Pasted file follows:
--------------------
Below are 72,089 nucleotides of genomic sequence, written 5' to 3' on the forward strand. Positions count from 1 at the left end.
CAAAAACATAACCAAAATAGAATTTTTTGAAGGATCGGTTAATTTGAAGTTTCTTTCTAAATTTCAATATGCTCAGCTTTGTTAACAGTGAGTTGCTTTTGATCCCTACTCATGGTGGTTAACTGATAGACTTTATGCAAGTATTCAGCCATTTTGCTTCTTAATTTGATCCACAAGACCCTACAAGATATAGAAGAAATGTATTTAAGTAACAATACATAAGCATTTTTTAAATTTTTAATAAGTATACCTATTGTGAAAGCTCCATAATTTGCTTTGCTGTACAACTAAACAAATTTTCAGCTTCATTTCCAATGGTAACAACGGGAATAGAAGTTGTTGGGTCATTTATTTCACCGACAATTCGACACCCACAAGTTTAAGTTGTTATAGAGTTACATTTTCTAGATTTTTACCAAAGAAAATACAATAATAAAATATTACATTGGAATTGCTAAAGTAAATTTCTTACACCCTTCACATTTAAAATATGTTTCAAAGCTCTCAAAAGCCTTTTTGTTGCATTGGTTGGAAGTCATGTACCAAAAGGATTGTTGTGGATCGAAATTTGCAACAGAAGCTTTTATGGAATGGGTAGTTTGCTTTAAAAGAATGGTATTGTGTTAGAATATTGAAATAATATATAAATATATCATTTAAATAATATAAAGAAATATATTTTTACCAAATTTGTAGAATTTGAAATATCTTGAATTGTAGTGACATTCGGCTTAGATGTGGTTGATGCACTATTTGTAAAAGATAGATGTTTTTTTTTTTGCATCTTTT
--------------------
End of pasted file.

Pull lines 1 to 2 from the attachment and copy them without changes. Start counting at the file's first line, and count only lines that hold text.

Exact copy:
Below are 72,089 nucleotides of genomic sequence, written 5' to 3' on the forward strand. Positions count from 1 at the left end.
CAAAAACATAACCAAAATAGAATTTTTTGAAGGATCGGTTAATTTGAAGTTTCTTTCTAAATTTCAATATGCTCAGCTTTGTTAACAGTGAGTTGCTTTTGATCCCTACTCATGGTGGTTAACTGATAGACTTTATGCAAGTATTCAGCCATTTTGCTTCTTAATTTGATCCACAAGACCCTACAAGATATAGAAGAAATGTATTTAAGTAACAATACATAAGCATTTTTTAAATTTTTAATAAGTATACCTATTGTGAAAGCTCCATAATTTGCTTTGCTGTACAACTAAACAAATTTTCAGCTTCATTTCCAATGGTAACAACGGGAATAGAAGTTGTTGGGTCATTTATTTCACCGACAATTCGACACCCACAAGTTTAAGTTGTTATAGAGTTACATTTTCTAGATTTTTACCAAAGAAAATACAATAATAAAATATTACATTGGAATTGCTAAAGTAAATTTCTTACACCCTTCACATTTAAAATATGTTTCAAAGCTCTCAAAAGCCTTTTTGTTGCATTGGTTGGAAGTCATGTACCAAAAGGATTGTTGTGGATCGAAATTTGCAACAGAAGCTTTTATGGAATGGGTAGTTTGCTTTAAAAGAATGGTATTGTGTTAGAATATTGAAATAATATATAAATATATCATTTAAATAATATAAAGAAATATATTTTTACCAAATTTGTAGAATTTGAAATATCTTGAATTGTAGTGACATTCGGCTTAGATGTGGTTGATGCACTATTTGTAAAAGATAGATGTTTTTTTTTTTGCATCTTTT